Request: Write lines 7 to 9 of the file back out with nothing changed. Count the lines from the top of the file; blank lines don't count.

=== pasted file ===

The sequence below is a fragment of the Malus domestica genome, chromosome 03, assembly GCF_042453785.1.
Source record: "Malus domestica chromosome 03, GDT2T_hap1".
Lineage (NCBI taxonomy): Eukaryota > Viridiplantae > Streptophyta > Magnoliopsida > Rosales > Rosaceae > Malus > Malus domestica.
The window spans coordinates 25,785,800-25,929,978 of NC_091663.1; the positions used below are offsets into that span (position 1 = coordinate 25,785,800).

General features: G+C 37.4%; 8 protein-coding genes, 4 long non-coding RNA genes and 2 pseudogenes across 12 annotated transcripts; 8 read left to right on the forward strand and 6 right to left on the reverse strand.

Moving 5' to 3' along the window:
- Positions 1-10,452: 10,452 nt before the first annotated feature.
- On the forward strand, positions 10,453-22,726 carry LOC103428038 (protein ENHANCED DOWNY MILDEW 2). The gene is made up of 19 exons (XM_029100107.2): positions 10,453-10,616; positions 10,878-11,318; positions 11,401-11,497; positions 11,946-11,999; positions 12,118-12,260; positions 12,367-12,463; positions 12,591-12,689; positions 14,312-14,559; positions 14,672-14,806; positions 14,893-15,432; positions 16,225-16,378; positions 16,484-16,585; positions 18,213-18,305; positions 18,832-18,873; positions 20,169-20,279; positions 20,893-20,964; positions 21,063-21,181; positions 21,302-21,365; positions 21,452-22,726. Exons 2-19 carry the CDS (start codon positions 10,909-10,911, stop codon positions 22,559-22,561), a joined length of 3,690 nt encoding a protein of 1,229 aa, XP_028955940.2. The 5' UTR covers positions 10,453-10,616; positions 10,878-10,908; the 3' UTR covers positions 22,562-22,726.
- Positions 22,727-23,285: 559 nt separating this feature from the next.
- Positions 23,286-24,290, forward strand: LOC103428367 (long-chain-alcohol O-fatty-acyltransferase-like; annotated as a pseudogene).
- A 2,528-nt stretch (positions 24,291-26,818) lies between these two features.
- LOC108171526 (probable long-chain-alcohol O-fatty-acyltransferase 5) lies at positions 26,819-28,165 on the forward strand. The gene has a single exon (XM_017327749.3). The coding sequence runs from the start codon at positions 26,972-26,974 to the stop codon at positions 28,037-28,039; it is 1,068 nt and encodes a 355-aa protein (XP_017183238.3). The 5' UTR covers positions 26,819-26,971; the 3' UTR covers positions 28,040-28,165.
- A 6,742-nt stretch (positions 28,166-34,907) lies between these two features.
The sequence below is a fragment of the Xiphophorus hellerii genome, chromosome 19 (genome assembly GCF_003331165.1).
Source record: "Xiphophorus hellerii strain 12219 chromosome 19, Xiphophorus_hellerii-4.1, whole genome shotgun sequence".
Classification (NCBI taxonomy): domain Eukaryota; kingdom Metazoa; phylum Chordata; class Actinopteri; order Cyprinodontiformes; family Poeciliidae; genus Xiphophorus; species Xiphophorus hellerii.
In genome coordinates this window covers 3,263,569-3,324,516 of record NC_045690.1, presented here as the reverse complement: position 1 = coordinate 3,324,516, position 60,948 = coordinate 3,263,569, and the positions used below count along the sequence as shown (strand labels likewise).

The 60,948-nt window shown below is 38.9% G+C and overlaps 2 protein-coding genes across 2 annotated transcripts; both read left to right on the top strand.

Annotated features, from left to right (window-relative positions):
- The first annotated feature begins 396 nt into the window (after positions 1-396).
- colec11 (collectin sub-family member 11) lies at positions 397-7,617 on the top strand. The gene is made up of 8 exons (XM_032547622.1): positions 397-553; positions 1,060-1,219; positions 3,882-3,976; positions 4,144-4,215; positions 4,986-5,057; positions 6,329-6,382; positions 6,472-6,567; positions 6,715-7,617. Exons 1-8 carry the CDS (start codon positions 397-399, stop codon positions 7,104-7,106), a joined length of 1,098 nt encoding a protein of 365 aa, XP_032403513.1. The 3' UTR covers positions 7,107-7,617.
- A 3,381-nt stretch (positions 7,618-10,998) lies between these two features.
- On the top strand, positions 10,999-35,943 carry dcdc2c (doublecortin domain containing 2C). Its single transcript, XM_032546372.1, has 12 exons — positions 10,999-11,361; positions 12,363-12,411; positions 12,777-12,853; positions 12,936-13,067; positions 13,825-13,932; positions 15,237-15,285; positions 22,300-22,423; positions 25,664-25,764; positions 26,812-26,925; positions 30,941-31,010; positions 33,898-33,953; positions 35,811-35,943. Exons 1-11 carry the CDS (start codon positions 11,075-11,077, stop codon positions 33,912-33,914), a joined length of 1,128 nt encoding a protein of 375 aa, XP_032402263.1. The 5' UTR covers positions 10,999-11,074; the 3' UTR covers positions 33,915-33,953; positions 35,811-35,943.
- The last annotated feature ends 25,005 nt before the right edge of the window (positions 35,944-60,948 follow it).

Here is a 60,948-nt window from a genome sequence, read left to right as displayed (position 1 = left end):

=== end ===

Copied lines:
- Positions 1-10,452: 10,452 nt before the first annotated feature.
- On the forward strand, positions 10,453-22,726 carry LOC103428038 (protein ENHANCED DOWNY MILDEW 2). The gene is made up of 19 exons (XM_029100107.2): positions 10,453-10,616; positions 10,878-11,318; positions 11,401-11,497; positions 11,946-11,999; positions 12,118-12,260; positions 12,367-12,463; positions 12,591-12,689; positions 14,312-14,559; positions 14,672-14,806; positions 14,893-15,432; positions 16,225-16,378; positions 16,484-16,585; positions 18,213-18,305; positions 18,832-18,873; positions 20,169-20,279; positions 20,893-20,964; positions 21,063-21,181; positions 21,302-21,365; positions 21,452-22,726. Exons 2-19 carry the CDS (start codon positions 10,909-10,911, stop codon positions 22,559-22,561), a joined length of 3,690 nt encoding a protein of 1,229 aa, XP_028955940.2. The 5' UTR covers positions 10,453-10,616; positions 10,878-10,908; the 3' UTR covers positions 22,562-22,726.
- Positions 22,727-23,285: 559 nt separating this feature from the next.